About a week after the Internal Revenue Service admitted to targeting tea party and other conservative organizations for tax-exempt status violations, at least two pro-life groups say they, too, were singled out for unnecessary demands by IRS agents.
In June 2009, an agent from the IRS office in Cincinnati, Ohio, asked Coalition For Life of Iowa to "send in a letter with the entire board's signatures stating that under perjury of the law we would not picket/protest or organize groups to picket/protest outside of Planned Parenthood," the pro-life group said in a statement Friday.
When the group, which was founded in 2004, asked where in the Form 1023 it stated they could not protest at Planned Parenthood, "the IRS never answered our question," said Susan Martinek, the president of the group which has organized and sponsored educational forums.
The IRS also asked for information about prayer meetings by the group's members. The group believes its participation in prayer activities outside Planned Parenthood has helped reduce the abortion numbers in the county by over 37 percent in 3 years.
"Please explain how all of your activities, including the prayer meetings held outside of Planned Parenthood, are considered educational as defined under 501(c)(3)," the Thomas More Society, a Chicago-based public interest law firm that helped Coalition For Life of Iowa, quotes a letter by the IRS as saying. "Organizations exempt under 501(c)(3) may present opinions with scientific or medical facts. Please explain in detail the activities at these prayer meetings. Also, please provide the percentage of time your organizations spends on prayer groups as compared with the other activities of the organization."
The IRS eventually backed off, granting the group tax-exempt status a month later without its board having to sign such a statement.
Earlier this week, Cherish Life Ministries, another pro-life group, said the IRS denied it 501(c)(3) status on the basis that it is a "political organization."
"The representative was telling me I had to provide information on all aspects of abortion, I couldn't just educate the church from the pro-life perspective," founder Peter Shinn told wnd.com. "Every time I pressed her on this issue and asked her to clarify her position, she would state that it wasn't what she was saying, and then, she would repeat it almost the same way."
Asked why the group was seen as a political organization, the IRS representative told Shinn that "it was because we had said in our application that we did less than 5 percent political activity. I explained to her that this was what was stated in the application and all we were doing was acknowledging that we were doing less than 5 percent political activity," Shinn added.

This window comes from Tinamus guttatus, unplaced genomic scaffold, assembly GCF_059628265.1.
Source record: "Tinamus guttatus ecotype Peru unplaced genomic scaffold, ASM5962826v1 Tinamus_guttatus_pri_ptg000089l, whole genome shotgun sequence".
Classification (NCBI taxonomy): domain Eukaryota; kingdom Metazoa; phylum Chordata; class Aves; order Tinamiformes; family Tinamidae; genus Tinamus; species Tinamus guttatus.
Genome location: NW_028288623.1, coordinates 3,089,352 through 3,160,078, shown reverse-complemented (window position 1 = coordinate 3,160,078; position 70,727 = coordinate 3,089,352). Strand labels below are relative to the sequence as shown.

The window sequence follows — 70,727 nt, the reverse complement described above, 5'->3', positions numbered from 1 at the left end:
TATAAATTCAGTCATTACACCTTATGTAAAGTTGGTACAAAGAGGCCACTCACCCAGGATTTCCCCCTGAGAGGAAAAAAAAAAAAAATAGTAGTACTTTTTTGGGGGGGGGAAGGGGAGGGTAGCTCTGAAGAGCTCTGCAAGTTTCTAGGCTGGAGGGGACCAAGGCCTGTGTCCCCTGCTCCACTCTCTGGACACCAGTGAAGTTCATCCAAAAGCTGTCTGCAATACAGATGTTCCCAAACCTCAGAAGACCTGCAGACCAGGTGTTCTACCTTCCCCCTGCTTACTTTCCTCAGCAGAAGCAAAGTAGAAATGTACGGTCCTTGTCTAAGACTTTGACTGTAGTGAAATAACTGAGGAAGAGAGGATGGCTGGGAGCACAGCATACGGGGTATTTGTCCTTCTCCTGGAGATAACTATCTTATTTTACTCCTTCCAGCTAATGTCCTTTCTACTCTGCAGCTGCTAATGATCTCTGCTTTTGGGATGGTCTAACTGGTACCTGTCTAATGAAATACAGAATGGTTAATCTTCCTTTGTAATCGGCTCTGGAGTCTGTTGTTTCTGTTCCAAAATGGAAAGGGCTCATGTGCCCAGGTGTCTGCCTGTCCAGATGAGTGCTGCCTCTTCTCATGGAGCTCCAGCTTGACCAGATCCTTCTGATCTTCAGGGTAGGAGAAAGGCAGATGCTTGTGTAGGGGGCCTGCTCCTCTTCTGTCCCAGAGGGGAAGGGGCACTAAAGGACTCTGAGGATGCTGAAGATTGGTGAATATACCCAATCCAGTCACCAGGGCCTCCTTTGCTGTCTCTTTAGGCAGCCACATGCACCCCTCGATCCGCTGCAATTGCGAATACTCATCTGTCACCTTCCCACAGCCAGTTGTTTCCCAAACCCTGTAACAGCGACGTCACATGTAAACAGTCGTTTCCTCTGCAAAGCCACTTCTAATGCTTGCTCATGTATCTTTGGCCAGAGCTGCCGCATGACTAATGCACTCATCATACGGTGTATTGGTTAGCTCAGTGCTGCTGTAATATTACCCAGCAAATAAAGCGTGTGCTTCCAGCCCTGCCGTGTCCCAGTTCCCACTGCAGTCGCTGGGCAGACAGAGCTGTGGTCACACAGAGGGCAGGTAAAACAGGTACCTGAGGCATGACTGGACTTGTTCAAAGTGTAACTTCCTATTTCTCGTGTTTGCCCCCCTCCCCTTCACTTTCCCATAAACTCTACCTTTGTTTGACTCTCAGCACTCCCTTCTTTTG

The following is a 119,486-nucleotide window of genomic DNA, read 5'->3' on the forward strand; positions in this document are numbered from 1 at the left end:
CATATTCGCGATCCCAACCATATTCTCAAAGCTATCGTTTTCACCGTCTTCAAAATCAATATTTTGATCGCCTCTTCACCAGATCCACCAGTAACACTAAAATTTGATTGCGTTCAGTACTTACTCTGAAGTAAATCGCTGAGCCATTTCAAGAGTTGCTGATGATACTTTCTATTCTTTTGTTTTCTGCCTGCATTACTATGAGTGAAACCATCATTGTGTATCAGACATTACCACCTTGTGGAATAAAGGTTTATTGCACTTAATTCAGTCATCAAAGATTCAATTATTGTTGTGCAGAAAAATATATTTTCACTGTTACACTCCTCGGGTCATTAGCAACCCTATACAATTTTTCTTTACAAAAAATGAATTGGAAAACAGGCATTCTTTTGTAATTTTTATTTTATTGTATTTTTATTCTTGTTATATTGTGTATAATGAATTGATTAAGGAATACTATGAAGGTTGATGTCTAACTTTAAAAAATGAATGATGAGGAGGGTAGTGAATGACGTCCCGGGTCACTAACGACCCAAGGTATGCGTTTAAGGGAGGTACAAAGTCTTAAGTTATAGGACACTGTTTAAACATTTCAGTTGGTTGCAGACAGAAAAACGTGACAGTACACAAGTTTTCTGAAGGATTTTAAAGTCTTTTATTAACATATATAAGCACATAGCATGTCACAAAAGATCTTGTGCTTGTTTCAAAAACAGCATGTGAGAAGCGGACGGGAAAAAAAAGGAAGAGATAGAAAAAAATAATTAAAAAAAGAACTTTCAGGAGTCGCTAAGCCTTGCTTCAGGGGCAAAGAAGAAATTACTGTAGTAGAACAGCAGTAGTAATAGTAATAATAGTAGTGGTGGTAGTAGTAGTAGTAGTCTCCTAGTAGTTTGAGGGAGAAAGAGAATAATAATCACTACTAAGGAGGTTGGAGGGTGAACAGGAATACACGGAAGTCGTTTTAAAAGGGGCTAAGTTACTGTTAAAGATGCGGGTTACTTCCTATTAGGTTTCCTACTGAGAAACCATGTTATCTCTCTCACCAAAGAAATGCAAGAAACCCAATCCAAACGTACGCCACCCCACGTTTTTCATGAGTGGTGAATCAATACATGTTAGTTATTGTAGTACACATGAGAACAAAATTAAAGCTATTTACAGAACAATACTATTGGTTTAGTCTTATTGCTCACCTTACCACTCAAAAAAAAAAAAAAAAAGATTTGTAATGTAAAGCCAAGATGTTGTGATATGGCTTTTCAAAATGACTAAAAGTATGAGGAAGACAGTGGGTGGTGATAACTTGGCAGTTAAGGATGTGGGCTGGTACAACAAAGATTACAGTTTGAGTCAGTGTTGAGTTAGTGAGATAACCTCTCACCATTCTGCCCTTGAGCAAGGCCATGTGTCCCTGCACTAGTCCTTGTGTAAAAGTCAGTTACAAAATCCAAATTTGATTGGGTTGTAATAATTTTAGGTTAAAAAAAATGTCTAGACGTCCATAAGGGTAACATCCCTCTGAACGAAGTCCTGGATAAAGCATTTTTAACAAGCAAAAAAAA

"She did get nervous though in the end when I pressed her that I wanted specific information about why I had to educate from a pro-abortion perspective not just pro-life," Shinn went on to say. "I explained to her that the Pro-Life Action League even has pro-life in their title and they certainly don't teach pro-abortion topics and they are still 501(c)(3). I also told her that Planned Parenthood does not teach about pro-life issues yet they are also still a 501(c)(3)."
Lois G. Lerner, the director of the Exempt Organizations Division of the IRS, told reporters about a week ago that several organizations carrying the words "tea party" or "patriot" in their exemption applications were singled out by IRS agents for additional reviews between 2010 and 2012.
White House Press Secretary Jay Carney has claimed the IRS action was not politically motivated and the Administration wasn't aware of the issue until Lerner's admission.
However, with conservative groups now speaking out, it appears the targeting was far worse than what the IRS has admitted to.
Evangelist Franklin Graham wrote a letter to President Barack Obama on Tuesday, saying the Samaritan's Purse and the Billy Graham Evangelistic Association he leads were also targeted by the IRS.
"In light of what the IRS admitted to on Friday, May 10, 2013, and subsequent revelations from other sources, I do not believe that the IRS audit of our two organizations last year was a coincidence – or justifiable," Graham wrote. "I am bringing this to your attention because I believe that someone in the Administration was targeting and attempting to intimidate us. This is morally wrong and unethical – indeed some would call it 'un-American.'"